A middle aged man w/ Downs syndrome, unrepaired complete AV canal defect now w/ Eisenmenger’s syndrome c/b polycythemia presents with one episode of chest pain. Given the congenital abnormalities + polycythemia, the patient was at high risk for PE (embolism or in-situ), coronary artery compression (due to PA enlargement or elevated PA pressures) or coronary emboli – he was ruled out for these as well as ACS and ultimately discharged with a ziopatch to rule out arrhythmia.
1) If a patient with an unrepaired endocardial cushion defect survives and develops Eisenmenger’s (shunt reversal to R -> L), they may be cyanotic but are at least protected from sudden worsening of R sided pressures and right heart failure. They’ve reached an equilibrium of pressures and are no longer candidates for repair.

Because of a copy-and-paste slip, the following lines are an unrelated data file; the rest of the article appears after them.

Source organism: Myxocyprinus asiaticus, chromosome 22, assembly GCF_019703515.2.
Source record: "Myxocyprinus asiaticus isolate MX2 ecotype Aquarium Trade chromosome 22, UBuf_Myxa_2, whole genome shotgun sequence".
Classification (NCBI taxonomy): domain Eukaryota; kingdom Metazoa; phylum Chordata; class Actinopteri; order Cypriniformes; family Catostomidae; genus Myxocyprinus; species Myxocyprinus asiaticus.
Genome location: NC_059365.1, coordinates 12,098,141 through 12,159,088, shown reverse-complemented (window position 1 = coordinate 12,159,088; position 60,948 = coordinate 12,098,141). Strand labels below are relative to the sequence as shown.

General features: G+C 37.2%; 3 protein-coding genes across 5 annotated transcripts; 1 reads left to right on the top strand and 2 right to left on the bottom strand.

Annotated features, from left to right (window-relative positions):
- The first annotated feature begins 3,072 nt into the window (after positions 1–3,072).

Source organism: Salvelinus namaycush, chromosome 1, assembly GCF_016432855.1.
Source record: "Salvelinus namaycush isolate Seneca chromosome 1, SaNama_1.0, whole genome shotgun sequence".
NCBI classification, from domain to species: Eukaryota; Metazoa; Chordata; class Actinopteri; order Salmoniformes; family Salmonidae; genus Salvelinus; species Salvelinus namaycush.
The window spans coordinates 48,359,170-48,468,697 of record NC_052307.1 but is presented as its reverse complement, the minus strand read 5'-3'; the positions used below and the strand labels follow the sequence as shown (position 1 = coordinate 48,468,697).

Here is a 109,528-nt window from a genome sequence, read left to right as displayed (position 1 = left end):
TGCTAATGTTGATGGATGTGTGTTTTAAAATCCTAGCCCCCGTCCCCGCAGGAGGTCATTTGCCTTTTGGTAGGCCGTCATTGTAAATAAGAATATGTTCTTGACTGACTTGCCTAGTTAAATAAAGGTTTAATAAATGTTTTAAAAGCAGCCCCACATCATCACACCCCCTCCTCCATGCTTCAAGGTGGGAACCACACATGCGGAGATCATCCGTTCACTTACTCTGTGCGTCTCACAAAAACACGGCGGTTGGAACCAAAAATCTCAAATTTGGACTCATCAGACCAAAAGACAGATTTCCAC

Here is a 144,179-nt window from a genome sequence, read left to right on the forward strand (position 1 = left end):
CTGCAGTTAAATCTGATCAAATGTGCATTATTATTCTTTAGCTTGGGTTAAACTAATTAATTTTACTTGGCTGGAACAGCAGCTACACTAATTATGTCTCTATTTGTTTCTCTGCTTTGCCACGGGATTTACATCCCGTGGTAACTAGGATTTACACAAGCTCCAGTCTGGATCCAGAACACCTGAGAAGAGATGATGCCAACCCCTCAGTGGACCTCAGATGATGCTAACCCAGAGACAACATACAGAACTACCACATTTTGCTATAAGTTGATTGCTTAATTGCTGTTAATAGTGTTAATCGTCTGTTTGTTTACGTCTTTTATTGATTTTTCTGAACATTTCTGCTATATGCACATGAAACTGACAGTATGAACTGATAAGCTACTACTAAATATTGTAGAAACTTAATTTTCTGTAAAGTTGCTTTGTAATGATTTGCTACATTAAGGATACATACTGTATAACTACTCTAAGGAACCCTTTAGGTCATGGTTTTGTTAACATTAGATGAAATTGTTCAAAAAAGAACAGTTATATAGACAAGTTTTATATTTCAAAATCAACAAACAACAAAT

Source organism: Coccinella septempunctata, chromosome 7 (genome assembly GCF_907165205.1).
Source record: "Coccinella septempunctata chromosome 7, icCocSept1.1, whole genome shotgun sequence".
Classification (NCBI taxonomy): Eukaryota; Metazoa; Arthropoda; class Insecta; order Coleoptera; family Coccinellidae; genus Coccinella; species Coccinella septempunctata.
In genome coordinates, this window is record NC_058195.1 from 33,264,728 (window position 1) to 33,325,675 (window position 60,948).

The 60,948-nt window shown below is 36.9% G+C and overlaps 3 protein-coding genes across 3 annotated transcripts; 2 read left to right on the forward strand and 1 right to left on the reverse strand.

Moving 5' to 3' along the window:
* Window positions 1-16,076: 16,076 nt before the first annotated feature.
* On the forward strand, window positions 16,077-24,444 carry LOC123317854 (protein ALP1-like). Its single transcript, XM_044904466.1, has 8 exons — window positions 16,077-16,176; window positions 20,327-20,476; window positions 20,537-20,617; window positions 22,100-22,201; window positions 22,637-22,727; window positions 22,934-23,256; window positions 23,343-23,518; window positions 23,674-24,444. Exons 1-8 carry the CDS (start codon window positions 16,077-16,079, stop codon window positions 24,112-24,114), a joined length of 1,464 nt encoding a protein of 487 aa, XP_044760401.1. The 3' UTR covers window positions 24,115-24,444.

2) Patients w/ endocardial cushion defect + shunt reversal have polycythemia/erythrocytosis (to compensate for chronic hypoxia) and thickened pulmonary artery walls.
Because of this pathophysiology, they are at risk for:
-in-situ pulmonary thrombus
-coronary artery emboli
-infected cerebral aneurysm/abscess
-coronary compression (due to enlarged or very high pressure PA)